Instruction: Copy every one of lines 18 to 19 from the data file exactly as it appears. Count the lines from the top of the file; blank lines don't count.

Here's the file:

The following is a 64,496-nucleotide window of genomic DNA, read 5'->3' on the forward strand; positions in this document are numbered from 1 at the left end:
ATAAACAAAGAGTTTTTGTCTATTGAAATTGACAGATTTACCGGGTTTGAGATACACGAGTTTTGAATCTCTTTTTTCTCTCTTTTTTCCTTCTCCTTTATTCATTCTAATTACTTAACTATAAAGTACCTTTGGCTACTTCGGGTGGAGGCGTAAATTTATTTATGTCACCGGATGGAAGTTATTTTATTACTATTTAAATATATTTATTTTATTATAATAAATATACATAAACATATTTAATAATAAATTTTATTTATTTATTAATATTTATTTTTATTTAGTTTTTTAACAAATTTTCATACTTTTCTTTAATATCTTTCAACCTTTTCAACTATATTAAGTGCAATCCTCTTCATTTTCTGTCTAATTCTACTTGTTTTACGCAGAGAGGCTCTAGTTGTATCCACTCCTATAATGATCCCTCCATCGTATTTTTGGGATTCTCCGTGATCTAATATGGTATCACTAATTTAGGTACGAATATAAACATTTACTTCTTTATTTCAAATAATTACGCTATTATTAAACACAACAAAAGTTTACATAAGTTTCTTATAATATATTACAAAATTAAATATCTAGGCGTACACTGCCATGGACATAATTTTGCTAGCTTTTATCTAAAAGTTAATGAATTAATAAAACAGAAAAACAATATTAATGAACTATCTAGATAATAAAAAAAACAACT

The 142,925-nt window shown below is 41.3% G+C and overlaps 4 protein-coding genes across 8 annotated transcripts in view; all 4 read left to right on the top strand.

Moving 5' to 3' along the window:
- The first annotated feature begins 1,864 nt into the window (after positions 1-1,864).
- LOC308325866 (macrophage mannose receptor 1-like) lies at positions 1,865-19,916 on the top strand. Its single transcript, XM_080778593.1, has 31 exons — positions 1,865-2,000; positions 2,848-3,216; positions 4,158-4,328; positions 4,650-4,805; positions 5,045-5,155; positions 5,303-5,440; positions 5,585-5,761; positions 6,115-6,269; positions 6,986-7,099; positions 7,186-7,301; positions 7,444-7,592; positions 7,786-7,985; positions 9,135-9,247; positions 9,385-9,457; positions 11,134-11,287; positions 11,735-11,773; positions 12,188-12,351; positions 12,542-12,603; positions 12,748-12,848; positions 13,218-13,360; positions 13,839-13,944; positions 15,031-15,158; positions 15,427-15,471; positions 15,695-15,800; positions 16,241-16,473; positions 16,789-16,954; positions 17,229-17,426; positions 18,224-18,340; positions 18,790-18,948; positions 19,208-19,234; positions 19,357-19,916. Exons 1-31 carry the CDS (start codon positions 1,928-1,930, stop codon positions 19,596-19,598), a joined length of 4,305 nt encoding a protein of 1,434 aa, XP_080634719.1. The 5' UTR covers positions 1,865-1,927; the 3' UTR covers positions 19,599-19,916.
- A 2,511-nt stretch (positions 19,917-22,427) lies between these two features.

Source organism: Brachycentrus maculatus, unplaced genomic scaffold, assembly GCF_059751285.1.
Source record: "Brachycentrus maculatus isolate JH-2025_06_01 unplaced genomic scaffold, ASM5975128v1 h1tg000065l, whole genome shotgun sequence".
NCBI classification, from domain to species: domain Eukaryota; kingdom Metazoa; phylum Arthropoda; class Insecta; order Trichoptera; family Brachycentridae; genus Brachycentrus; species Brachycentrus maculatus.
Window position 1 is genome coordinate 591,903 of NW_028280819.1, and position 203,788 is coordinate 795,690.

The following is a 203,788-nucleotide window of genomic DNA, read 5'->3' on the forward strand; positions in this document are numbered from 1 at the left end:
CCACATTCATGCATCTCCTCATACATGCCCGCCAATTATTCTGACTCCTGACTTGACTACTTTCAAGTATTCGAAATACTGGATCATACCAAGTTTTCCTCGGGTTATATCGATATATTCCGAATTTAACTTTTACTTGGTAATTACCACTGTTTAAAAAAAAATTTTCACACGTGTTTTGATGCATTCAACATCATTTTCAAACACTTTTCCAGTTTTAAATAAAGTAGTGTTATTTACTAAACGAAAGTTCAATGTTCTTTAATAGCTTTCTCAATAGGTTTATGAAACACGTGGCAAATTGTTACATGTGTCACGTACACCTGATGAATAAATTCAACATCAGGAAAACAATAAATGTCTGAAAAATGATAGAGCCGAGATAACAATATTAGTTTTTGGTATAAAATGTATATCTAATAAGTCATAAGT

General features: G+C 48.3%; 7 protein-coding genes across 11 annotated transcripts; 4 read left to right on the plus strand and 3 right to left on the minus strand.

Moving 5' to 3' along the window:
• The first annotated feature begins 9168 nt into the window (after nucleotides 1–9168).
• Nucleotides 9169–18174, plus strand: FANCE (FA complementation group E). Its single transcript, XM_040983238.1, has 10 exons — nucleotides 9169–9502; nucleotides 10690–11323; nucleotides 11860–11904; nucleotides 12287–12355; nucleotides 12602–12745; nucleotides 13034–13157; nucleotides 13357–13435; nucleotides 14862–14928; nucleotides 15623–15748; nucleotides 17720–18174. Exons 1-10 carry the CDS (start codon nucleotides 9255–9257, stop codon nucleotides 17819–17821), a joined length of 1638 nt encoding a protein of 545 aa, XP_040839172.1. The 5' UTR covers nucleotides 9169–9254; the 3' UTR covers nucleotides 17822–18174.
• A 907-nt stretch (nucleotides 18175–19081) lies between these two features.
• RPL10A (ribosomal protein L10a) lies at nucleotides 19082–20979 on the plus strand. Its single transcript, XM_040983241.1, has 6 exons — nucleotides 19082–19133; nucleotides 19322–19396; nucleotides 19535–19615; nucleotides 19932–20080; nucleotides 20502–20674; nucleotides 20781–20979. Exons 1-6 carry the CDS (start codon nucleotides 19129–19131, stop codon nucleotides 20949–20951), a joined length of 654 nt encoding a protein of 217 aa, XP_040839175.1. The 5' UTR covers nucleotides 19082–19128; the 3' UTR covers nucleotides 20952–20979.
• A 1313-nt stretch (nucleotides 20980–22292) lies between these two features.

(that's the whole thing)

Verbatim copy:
• A 907-nt stretch (nucleotides 18175–19081) lies between these two features.
• RPL10A (ribosomal protein L10a) lies at nucleotides 19082–20979 on the plus strand. Its single transcript, XM_040983241.1, has 6 exons — nucleotides 19082–19133; nucleotides 19322–19396; nucleotides 19535–19615; nucleotides 19932–20080; nucleotides 20502–20674; nucleotides 20781–20979. Exons 1-6 carry the CDS (start codon nucleotides 19129–19131, stop codon nucleotides 20949–20951), a joined length of 654 nt encoding a protein of 217 aa, XP_040839175.1. The 5' UTR covers nucleotides 19082–19128; the 3' UTR covers nucleotides 20952–20979.